WILMINGTON -- The town is looking at a way to fund the continuing task of digitizing its vital records.
Since Tropical Storm Irene, when Wilmington Town Clerk Susie Haughwout saved records from flood waters, there has been an effort to digitize not only land records, but other important documents within the town. The plan is to not have the records be at risk during another potential disaster.
Wilmington has had success securing money from other grant opportunities from the state, such as the feasibility study for the co-relocation of the police and fire departments. Now, it will seek funding for the digitization project.
On Sept. 4, members of the Selectboard met to hold a second public hearing to authorize the grant application for a Community Development Block Grant Disaster Recovery grant. The application requires a public hearing, where minutes are transcribed then attached to the application.
When the hearing was warned earlier in the summer, it had been missing a section that explained how those who are hearing impaired could participate in the process of commenting on the application. Because the grant would draw on federal funds, it is a mandatory part of warning the meeting. The Selectboard was required to hold another public hearing. The first public hearing for the CDBG-DR grant application was held on July 17.
The request to digitize records asks for $157,542 with a $15,754 match from the town. The total cost of the project will be $173,292.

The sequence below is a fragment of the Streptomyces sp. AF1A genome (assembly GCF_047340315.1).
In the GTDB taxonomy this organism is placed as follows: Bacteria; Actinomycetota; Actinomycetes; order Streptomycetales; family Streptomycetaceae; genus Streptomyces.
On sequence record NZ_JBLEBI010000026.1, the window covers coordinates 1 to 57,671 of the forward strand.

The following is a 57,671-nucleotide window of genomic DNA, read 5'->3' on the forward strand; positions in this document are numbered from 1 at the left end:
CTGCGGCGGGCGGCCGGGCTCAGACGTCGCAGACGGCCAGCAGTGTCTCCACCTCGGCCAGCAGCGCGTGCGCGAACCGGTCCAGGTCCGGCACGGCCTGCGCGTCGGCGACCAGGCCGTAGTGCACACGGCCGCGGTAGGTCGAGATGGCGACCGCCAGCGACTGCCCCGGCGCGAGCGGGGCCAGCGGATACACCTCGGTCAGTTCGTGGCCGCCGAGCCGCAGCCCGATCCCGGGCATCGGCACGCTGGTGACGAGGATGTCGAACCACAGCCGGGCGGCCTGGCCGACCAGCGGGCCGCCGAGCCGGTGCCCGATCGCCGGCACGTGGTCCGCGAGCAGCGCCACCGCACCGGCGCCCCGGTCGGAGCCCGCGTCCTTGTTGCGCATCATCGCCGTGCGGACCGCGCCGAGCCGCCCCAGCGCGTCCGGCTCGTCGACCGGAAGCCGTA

During the July meeting, Haughwout was asked about the current status of making the files digital as the project had already began.
"Land records were done from 2003 to the flood and are now web-based and current going forward," stated the minutes. "Prior to 2003 and the gap after the flood need to be done."
The funds for the grant would be administered through the state's CDBG program, which is financially supported by federal disaster recovery funds.
"There's no specific timeline," said Wilmington Town Manager Scott Murphy. "We're hoping to get this into the next Vermont Community Development Board meeting, which happens once a month."
He told the Reformer that he thought the meeting will be held in the middle of this month and the town is hoping to hear the decision by approximately Sept. 19.
"After that, if it's approved, then we would go through the process of signing the grant agreement," Murphy said.
The agreement would include requirements and amendments. That process could take about a month to review and send back.
"We're looking at November or December before it goes forward," said Murphy.
There hadn't been any feedback from Community Development representatives on the grant application, which Murphy said could be a good thing because no issues had been raised yet. In other instances, feedback was given to make the town aware of any potential problems with the application.
Chris Mays can be reached at 802-254-2311, ext. 273, or email@example.com. Follow Chris on Twitter @CMaysReformer.